I already have to carry 20kg of boots, overalls and jackets on the plane to each job. I wonder, could this actually be reduced by a dry suit? If so, I could justify a 1000 purchase. In fact, if it's work related I'm prepared to spend much more.

Compare this to spending 500 in order to sail/paddle/surf in the winter and it seems like a lot. Can I combine the 2 uses? What do Fishermen use for thier safety?

re: Suits:
I would like to see "Dave Graneys 'suit of the future'"
The HBomb suits used in the tests I would expect to be bespoke. I'm not sure people really remember this sort of thing; people want the cheap off the rail suits - more profit here than Snugg's bespoke 300ish suits in Newquay. A proper fit makes all the difference.

re: Batteries. I think this is more something for the surfer, because for a duck-diving surfer a dry suit is not much of an option. However, the issue of batteries running out due to user error is very important. So important that some say the product shouldn't exist. But only some people say that. If it's a well known beach break I'd love to use it, certainly if there's a support boat.

re: Hoods.
Can I just say something about hoods! They make a big difference on being warm, but can we get one that allows me to breath after being held down! One nearly killed me! Can't we get something where the chinstrap goes on the jaw/chin rather than the throat!?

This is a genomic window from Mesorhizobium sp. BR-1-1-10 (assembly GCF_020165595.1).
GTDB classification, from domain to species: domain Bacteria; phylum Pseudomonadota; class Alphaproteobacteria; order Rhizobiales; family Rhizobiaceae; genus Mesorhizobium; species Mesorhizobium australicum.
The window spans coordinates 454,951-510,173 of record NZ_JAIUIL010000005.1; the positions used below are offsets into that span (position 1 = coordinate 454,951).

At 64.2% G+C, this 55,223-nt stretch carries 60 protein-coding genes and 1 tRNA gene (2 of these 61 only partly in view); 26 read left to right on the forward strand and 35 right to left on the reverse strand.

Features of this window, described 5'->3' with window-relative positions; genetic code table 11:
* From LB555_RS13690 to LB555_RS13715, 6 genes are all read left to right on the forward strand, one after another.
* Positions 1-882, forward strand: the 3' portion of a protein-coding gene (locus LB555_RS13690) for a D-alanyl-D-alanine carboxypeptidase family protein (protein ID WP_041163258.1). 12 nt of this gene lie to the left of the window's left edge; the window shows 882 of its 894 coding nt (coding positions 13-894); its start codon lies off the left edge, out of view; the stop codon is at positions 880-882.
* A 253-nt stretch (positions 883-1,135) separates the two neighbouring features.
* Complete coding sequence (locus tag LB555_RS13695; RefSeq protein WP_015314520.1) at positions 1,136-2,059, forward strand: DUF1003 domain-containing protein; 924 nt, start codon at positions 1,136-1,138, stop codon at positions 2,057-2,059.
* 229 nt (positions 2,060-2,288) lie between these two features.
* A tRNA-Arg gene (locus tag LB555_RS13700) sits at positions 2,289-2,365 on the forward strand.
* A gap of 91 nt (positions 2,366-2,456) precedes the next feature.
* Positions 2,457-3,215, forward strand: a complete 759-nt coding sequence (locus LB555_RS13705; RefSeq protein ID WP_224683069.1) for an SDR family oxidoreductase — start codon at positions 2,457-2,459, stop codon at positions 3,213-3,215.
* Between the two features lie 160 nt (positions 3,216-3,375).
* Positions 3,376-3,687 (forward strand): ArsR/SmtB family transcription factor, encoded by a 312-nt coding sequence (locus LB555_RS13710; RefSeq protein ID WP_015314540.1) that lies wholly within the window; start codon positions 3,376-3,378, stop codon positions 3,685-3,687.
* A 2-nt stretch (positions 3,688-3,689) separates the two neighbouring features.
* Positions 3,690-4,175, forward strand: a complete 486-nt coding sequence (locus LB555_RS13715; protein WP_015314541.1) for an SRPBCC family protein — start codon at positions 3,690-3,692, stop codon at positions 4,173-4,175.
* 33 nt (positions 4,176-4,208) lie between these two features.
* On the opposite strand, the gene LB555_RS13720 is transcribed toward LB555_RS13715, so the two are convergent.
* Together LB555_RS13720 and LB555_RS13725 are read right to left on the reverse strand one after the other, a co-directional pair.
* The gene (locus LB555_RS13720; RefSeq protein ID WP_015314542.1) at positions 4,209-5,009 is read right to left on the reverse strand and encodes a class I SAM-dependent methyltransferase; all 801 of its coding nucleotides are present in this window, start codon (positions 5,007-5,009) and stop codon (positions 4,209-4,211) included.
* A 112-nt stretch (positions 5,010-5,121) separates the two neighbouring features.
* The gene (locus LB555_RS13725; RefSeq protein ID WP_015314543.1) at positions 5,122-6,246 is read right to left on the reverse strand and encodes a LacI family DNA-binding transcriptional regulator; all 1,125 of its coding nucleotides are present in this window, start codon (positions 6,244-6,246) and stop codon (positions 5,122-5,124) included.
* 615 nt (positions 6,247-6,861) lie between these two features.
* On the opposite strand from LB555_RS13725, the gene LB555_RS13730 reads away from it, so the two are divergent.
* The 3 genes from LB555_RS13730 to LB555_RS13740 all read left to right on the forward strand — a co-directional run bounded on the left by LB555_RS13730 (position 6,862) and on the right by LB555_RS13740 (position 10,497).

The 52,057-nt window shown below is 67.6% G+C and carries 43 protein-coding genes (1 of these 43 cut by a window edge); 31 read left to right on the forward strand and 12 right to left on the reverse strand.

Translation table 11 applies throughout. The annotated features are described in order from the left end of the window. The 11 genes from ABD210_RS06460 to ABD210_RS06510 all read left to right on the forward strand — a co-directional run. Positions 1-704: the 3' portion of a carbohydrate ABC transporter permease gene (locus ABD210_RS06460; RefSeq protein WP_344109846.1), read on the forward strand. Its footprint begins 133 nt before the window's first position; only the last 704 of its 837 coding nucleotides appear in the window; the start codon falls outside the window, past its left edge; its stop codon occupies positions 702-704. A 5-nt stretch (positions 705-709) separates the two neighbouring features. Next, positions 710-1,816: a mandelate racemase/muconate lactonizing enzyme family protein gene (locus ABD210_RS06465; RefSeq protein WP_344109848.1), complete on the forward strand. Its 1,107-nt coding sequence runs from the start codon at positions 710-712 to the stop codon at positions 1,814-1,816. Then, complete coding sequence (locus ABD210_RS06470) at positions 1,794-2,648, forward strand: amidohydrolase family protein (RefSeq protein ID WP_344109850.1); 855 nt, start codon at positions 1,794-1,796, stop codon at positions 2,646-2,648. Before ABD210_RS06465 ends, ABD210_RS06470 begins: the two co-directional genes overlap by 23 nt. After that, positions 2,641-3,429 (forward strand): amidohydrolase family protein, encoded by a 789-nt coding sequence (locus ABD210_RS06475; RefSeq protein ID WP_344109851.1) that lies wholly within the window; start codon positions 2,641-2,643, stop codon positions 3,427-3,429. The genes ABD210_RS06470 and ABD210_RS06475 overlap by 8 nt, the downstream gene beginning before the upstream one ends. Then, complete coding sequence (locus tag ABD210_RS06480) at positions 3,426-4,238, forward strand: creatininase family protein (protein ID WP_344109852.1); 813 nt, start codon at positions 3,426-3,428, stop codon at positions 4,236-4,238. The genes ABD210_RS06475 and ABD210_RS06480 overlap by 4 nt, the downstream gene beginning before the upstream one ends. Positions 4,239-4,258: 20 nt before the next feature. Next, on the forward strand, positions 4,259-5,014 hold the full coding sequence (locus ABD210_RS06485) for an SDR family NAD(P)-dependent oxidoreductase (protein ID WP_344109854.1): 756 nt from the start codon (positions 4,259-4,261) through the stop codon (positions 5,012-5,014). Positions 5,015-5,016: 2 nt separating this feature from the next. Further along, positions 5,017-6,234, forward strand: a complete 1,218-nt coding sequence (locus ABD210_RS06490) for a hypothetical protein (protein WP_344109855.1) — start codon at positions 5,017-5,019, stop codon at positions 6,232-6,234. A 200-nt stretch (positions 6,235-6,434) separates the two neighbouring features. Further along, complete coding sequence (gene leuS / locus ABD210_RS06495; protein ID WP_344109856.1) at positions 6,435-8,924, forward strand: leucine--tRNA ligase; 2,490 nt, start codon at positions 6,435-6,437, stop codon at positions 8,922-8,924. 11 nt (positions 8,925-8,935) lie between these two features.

Love the pics nonopr :-)

Some tips from me:
I wore my thermal underwear underneeth my suit the other day (cotton bottoms, stretch top). Seemed to help. Worth a go. Also could be worth trying: Plastic bags on feet. Also, food eaten before hand very important. Long chain carbs is what you want; Porridge oats.
The Taoist who was brought in for Russian astronaughts wore a T-Shirt in -20 to the launch. It centres around breathing. But does it work, and does it work for surfing?
17th December 2008 11:08 PM
nonopr
TEst in -10 Celcius outside. Sorry.

Quote:
Originally Posted by Unregistered View Post
Ocean Water: Temperature
The ocean has a wide range of temperatures from the almost 100F (38C) shallow coastal waters of the tropics to the nearly freezing waters of the poles.

The freezing point of seawater is about 28.4F (-2C), instead of the 32F (0C) freezing point of ordinary water. Why do you think the freezing points are different? Right, because seawater has salt in it! As seawater increases 5 ppt in salinity, the freezing point decreases by 0.5F.


From "Ocean Talk" by Naval Meteorology and Oceanography Command



How did Nonpor test suit in -10 degrees ?

Sorry, I forgot that point not water but air temp at the time of test.. Here are some great pictures of the trip.